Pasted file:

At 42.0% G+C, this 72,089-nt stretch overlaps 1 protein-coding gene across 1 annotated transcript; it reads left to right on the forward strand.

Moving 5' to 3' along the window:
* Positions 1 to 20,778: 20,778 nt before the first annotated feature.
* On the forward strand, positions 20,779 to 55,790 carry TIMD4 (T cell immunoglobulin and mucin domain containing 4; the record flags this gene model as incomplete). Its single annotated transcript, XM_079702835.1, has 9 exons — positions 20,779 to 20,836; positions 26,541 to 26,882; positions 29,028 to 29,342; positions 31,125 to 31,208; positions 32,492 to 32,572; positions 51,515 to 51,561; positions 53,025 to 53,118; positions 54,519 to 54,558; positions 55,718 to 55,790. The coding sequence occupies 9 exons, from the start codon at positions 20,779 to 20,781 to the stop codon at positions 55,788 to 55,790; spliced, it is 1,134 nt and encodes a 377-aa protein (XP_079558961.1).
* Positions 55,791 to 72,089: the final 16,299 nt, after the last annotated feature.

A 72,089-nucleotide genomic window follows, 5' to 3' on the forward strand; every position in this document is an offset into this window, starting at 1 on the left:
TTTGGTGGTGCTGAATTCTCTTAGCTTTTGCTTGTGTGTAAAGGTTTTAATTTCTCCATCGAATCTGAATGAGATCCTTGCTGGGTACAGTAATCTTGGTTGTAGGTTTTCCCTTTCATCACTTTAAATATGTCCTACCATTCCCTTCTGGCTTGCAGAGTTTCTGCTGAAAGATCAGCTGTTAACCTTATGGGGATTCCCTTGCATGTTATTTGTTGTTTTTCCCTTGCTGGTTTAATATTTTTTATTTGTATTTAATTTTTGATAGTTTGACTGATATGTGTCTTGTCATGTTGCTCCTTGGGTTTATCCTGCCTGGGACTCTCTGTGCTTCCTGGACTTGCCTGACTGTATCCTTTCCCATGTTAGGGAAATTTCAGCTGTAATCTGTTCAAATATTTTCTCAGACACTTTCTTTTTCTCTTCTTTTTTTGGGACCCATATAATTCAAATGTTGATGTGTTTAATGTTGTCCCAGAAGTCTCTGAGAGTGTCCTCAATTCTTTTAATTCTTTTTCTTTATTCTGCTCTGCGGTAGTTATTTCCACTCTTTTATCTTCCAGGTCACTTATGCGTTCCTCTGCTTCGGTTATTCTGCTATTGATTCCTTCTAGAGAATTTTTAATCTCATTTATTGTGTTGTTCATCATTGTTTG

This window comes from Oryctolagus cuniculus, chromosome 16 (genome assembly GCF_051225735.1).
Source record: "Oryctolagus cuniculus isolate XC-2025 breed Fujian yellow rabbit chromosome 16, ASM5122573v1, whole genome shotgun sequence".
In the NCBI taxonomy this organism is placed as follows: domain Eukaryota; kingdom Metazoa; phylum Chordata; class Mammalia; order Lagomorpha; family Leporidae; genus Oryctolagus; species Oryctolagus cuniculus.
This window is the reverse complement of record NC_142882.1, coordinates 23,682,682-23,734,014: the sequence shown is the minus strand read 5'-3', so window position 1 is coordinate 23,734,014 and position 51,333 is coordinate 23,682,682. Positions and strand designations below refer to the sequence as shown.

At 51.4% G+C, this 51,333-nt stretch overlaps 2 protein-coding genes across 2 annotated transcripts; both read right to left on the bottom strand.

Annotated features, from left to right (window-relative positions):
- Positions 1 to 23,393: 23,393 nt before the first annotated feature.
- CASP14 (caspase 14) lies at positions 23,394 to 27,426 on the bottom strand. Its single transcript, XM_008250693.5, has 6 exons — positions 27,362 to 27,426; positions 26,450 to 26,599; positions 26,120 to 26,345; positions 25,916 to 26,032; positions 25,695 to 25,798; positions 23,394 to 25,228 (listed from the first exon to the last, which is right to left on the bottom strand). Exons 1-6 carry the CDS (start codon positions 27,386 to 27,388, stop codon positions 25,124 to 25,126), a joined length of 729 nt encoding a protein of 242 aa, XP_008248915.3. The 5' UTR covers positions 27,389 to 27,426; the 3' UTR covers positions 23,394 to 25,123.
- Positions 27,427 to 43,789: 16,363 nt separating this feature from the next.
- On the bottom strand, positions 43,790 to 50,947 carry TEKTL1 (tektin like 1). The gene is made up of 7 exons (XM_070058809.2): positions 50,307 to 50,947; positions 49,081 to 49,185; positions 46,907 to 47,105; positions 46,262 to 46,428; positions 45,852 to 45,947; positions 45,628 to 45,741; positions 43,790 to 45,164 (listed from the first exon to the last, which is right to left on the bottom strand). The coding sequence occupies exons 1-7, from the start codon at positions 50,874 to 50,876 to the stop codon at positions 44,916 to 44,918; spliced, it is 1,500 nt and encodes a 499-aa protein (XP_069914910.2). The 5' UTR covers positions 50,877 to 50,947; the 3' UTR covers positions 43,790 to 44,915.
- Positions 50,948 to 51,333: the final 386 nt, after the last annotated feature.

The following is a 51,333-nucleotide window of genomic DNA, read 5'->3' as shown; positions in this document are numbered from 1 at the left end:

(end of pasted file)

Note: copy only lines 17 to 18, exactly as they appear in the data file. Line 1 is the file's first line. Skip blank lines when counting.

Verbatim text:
- On the bottom strand, positions 43,790 to 50,947 carry TEKTL1 (tektin like 1). The gene is made up of 7 exons (XM_070058809.2): positions 50,307 to 50,947; positions 49,081 to 49,185; positions 46,907 to 47,105; positions 46,262 to 46,428; positions 45,852 to 45,947; positions 45,628 to 45,741; positions 43,790 to 45,164 (listed from the first exon to the last, which is right to left on the bottom strand). The coding sequence occupies exons 1-7, from the start codon at positions 50,874 to 50,876 to the stop codon at positions 44,916 to 44,918; spliced, it is 1,500 nt and encodes a 499-aa protein (XP_069914910.2). The 5' UTR covers positions 50,877 to 50,947; the 3' UTR covers positions 43,790 to 44,915.
- Positions 50,948 to 51,333: the final 386 nt, after the last annotated feature.